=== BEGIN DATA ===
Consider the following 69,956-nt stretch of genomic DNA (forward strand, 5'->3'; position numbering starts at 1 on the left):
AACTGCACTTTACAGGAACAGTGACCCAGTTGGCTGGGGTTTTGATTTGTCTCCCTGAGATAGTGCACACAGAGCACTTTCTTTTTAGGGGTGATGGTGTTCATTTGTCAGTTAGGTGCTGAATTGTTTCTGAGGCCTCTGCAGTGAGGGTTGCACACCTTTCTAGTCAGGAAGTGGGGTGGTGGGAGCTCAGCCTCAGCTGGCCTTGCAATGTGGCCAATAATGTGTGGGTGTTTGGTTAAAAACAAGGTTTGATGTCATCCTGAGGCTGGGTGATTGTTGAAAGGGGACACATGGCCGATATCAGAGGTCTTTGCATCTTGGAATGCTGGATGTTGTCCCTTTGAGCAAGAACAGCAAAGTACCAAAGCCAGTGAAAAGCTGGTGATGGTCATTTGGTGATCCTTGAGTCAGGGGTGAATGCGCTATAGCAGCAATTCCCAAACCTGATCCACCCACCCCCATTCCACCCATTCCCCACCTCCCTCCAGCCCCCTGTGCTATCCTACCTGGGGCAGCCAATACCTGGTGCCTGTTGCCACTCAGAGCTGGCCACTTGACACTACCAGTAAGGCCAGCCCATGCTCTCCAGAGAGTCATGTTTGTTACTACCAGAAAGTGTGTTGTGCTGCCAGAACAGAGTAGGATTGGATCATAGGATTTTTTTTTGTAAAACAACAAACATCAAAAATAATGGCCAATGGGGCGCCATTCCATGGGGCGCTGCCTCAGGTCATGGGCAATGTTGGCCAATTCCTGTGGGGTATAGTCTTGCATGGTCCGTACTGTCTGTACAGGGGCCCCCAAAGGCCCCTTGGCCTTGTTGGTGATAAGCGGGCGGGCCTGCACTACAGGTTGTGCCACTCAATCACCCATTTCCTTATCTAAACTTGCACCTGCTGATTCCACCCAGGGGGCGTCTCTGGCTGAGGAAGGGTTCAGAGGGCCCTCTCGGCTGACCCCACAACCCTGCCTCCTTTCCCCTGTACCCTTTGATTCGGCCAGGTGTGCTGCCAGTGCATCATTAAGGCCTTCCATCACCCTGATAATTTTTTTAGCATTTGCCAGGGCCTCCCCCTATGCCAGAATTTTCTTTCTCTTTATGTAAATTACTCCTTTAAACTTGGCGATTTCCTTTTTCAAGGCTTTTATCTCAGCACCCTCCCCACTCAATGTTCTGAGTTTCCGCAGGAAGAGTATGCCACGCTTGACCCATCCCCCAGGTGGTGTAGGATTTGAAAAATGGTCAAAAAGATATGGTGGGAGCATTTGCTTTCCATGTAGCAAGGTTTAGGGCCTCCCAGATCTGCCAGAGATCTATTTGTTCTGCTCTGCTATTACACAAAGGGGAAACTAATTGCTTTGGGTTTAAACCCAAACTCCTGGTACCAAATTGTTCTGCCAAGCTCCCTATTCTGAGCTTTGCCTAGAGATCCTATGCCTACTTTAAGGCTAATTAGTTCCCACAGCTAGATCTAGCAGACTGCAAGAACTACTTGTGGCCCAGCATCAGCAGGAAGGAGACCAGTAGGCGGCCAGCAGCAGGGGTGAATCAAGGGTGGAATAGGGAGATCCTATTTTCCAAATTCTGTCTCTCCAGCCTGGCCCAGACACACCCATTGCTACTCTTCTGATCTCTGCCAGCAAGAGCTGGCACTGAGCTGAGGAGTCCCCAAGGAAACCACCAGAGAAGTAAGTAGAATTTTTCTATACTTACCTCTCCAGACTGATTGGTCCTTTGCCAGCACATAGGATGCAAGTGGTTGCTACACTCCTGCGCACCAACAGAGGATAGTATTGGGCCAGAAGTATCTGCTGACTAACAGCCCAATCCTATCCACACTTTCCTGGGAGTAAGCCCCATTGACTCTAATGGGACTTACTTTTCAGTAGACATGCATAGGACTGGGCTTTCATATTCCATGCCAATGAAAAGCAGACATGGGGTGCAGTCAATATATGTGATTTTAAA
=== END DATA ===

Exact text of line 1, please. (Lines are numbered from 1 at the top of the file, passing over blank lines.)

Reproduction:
Consider the following 69,956-nt stretch of genomic DNA (forward strand, 5'->3'; position numbering starts at 1 on the left):